What is the conflict between John Proctor and Reverend Parris in The Crucible?
Throughout the play, both characters challenge each other, as Proctor ends up fighting for his life and Reverend Parris does his best to remain in his important position. Initially, John Proctor disagrees with Reverend Parris's decision to send for Reverend Hale to investigate the use of witchcraft. Reverend Parris believes that John Proctor is part of a faction attempting to usurp his power and immediately challenges him by mentioning his unflattering Sunday service attendance. John Proctor then begins to discuss why he doesn't support Reverend Parris and mentions that Parris only preaches...
(The entire section contains 2 answers and 414 words.)
check Approved by eNotes Editorial
check Approved by eNotes Editorial
Long before anyone in Salem is accused of witchcraft, conflict has developed between Reverend Samuel Parris and John Proctor, a local farmer. The central conflict between these two characters is that Reverend Parris wants his power in the community to be recognized and appreciated by all, while John Proctor adamantly refuses to recognize such authority because he believes Parris is a fraud. Parris, the weak, beleaguered minister of his community, is often at odds with the Salem community, which he leads. He has been their leader for three years, but he still feels like a newcomer who continually must prove his value to others; he senses that they do not respect him, and as evidence, he points to his salary, decrying the meager amount as not fitting for someone in his position and with his credentials. He feels persecuted by a “faction” which he believes is intent on standing against him, and he feels that this faction is led by John Proctor.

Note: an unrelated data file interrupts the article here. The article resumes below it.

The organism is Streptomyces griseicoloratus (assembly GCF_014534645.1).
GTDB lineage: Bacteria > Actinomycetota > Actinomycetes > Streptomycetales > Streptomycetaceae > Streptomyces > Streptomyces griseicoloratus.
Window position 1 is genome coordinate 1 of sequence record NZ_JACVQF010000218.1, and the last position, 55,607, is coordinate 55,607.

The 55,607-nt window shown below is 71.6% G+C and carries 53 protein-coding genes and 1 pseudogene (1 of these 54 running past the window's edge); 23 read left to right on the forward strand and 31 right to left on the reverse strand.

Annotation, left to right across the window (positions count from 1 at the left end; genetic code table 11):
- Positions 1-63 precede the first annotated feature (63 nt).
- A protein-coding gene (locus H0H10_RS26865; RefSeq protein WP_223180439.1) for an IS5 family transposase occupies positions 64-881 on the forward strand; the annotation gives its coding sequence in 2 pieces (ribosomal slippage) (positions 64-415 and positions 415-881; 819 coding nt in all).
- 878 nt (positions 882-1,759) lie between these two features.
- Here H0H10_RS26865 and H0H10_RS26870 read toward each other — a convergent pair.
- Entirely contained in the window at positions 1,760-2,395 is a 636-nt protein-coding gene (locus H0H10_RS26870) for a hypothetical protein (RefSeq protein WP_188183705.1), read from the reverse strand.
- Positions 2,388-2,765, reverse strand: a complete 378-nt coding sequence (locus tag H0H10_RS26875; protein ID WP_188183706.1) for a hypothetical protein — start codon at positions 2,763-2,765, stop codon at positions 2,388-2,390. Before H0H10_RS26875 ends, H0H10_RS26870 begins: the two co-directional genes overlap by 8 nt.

John Proctor, the protagonist of The Crucible by Arthur Miller, is direct and powerful in his critical evaluation of Parris. Unlike Parris, he is well-respected by many in his community. People listen to him, and so his criticisms are keenly felt by Parris. Proctor does not hide his disdain for the reverend and his ways. He believes Parris is a hypocrite, demanding material things, not only more money for a salary, but also golden candlesticks and other financial desires. Proctor does not recognize Parris’s authority and thus, he has stopped going to church and has not had his child baptized by Parris.
This is shocking and arrogant behavior to Parris, who feels that a congregation should obey and follow its leader. He believes he is God’s representative on earth; only he knows what is right and others must defer to his greater understanding and experience. Resisting his power is tantamount to resisting God’s will; he tells his congregation that they are in danger of the devil’s grasp if they continue similar heretical behavior. But Parris is mainly motivated, not so much by his fears for his community, as his fears for his own status in Salem society.